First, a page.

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  • 1
    Publication Date: 2018-08-02
    Description: Purpose: Germline mutations within the MEIS-interaction domain of HOXB13 have implicated a critical function for MEIS–HOX interactions in prostate cancer etiology and progression. The functional and predictive role of changes in MEIS expression within prostate tumor progression, however, remain largely unexplored. Experimental Design: Here we utilize RNA expression datasets, annotated tissue microarrays, and cell-based functional assays to investigate the role of MEIS1 and MEIS2 in prostate cancer and metastatic progression. Results: These analyses demonstrate a stepwise decrease in the expression of both MEIS1 and MEIS2 from benign epithelia, to primary tumor, to metastatic tissues. Positive expression of MEIS proteins in primary tumors, however, is associated with a lower hazard of clinical metastasis (HR = 0.28) after multivariable analysis. Pathway and gene set enrichment analyses identified MEIS-associated networks involved in cMYC signaling, cellular proliferation, motility, and local tumor environment. Depletion of MEIS1 and MEIS2 resulted in increased tumor growth over time in vivo , and decreased MEIS expression in both patient-derived tumors and MEIS-depleted cell lines was associated with increased expression of the protumorigenic genes cMYC and CD142, and decreased expression of AXIN2, FN1, ROCK1, SERPINE2, SNAI2, and TGFβ2. Conclusions: These data implicate a functional role for MEIS proteins in regulating cancer progression, and support a hypothesis whereby tumor expression of MEIS1 and MEIS2 expression confers a more indolent prostate cancer phenotype, with a decreased propensity for metastatic progression. Clin Cancer Res; 24(15); 3668–80. ©2018 AACR .
    Print ISSN: 1078-0432
    Electronic ISSN: 1557-3265
    Topics: Medicine
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  • 2
    Publication Date: 2018-03-06
    Description: Regulation of gene expression by DNA methylation in gene promoter regions is well studied; however, the effects of methylation in the gene body (exons and introns) on gene expression are comparatively understudied. Recently, hypermethylation has been implicated in the inclusion of alternatively spliced exons; moreover, exon recognition can be enhanced by recruiting the methyl-CpG-binding protein (MeCP2) to hypermethylated sites. This study examines whether the methylation status of an intron is correlated with how frequently the intron is retained during splicing using DNA methylation and RNA sequencing data from breast cancer tissue specimens in The Cancer Genome Atlas. Interestingly, hypomethylation of introns is correlated with higher levels of intron expression in mRNA and the methylation level of an intron is inversely correlated with its retention in mRNA from the gene in which it is located. Furthermore, significant population differences were observed in the methylation level of retained introns. In African-American donors, retained introns were not only less methylated compared to European-American donors, but also were more highly expressed. This underscores the need for understanding epigenetic differences in populations and their correlation with breast cancer is an important step toward achieving personalized cancer care. Implications: This research contributes to the understanding of how epigenetic markers in the gene body communicate with the transcriptional machinery to control transcript diversity and differential biological response to changes in methylation status could underlie some of the known, yet unexplained, disparities in certain breast cancer patient populations. Mol Cancer Res; 16(3); 461–9. ©2018 AACR .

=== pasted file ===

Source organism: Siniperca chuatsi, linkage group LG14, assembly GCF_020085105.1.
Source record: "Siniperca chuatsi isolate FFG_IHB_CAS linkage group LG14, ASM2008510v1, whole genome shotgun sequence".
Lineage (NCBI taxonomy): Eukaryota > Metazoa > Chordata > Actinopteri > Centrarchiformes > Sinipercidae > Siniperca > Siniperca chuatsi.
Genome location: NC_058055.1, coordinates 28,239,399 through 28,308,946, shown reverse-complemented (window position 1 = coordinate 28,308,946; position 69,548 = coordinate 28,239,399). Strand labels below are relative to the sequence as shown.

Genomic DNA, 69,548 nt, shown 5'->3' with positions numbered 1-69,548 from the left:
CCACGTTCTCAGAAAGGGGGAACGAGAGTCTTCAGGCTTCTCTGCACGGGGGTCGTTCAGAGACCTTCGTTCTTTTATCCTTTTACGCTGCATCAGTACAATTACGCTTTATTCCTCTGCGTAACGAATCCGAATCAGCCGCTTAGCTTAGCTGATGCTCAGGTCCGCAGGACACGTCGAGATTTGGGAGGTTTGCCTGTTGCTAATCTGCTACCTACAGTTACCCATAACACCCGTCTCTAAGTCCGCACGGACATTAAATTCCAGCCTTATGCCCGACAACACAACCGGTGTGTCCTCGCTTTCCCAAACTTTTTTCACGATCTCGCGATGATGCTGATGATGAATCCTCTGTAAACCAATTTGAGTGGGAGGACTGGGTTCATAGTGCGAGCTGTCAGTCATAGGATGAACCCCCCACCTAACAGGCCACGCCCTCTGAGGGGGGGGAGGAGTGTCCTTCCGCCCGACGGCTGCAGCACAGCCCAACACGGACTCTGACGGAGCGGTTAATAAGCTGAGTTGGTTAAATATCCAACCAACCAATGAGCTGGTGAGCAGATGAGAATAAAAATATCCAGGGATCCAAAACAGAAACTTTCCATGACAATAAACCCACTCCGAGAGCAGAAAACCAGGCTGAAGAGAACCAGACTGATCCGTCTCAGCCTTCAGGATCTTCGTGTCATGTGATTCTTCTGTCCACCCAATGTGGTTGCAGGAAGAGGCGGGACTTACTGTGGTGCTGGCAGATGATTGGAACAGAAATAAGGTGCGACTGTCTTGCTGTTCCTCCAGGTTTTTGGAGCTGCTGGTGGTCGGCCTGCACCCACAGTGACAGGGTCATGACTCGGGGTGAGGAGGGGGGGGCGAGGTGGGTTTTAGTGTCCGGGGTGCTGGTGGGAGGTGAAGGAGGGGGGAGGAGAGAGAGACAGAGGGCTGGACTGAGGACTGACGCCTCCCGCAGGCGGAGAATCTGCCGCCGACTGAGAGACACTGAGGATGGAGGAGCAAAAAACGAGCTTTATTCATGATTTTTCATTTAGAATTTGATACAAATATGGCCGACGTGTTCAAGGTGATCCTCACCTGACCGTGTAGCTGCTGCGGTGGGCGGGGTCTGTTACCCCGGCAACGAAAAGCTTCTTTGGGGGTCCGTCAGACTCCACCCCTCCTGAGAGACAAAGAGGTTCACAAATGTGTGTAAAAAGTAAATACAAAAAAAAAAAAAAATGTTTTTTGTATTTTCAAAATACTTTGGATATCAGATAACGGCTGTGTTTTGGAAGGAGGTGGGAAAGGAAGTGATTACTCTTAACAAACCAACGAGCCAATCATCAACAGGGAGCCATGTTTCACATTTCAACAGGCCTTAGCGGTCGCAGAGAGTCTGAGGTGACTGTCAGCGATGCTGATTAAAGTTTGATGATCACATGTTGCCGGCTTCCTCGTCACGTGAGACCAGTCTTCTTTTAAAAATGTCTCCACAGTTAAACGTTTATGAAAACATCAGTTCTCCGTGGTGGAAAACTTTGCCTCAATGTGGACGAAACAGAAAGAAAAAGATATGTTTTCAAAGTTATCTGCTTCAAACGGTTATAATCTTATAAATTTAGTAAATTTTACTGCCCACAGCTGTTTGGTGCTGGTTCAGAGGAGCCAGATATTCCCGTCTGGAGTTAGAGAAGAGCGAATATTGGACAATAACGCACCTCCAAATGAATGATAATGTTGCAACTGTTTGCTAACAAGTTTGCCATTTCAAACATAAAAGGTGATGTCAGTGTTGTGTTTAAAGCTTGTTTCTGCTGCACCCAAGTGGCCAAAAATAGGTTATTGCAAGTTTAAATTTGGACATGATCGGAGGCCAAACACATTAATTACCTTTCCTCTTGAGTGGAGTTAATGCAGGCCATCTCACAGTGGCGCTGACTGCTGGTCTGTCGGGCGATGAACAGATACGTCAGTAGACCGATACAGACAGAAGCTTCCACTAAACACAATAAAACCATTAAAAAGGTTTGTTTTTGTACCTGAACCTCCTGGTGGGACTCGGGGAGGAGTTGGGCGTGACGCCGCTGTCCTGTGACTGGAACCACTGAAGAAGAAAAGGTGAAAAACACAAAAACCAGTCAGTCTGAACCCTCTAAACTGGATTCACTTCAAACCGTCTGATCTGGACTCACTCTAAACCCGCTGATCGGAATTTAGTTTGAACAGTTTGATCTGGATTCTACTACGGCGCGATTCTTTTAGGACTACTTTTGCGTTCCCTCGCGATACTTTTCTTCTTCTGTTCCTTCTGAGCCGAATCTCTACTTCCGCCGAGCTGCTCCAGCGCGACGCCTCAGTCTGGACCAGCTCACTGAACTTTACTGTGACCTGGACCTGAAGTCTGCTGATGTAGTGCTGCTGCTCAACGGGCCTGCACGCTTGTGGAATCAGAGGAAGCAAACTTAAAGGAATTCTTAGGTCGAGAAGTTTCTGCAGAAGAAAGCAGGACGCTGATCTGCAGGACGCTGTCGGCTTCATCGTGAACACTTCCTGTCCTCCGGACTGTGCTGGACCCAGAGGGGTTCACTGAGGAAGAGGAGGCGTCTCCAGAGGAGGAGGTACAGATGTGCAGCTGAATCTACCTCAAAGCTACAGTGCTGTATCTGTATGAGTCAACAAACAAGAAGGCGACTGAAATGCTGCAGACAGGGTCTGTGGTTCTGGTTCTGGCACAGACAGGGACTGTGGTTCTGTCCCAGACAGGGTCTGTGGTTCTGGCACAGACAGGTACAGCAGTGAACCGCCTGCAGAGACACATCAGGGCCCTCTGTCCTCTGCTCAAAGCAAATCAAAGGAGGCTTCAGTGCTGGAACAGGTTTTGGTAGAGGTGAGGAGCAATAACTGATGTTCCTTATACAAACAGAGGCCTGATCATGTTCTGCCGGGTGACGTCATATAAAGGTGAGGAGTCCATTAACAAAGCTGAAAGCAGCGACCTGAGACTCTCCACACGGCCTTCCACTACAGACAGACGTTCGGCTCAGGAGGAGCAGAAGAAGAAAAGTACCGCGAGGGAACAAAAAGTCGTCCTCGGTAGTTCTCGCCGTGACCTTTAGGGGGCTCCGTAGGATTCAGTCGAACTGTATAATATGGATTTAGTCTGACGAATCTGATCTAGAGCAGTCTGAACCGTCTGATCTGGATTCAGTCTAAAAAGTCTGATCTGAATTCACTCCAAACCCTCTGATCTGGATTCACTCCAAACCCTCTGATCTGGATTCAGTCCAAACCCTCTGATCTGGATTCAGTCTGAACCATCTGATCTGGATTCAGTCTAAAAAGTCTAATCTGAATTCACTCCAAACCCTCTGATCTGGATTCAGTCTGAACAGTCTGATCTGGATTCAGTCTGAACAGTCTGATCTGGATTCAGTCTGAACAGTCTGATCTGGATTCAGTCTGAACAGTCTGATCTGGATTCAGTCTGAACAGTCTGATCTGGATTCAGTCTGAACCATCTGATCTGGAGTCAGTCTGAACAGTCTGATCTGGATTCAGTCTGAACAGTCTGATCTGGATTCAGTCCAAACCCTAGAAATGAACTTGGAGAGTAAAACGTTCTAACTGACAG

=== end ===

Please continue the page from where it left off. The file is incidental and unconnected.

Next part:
Print ISSN: 1541-7786
    Electronic ISSN: 1557-3125
    Topics: Medicine
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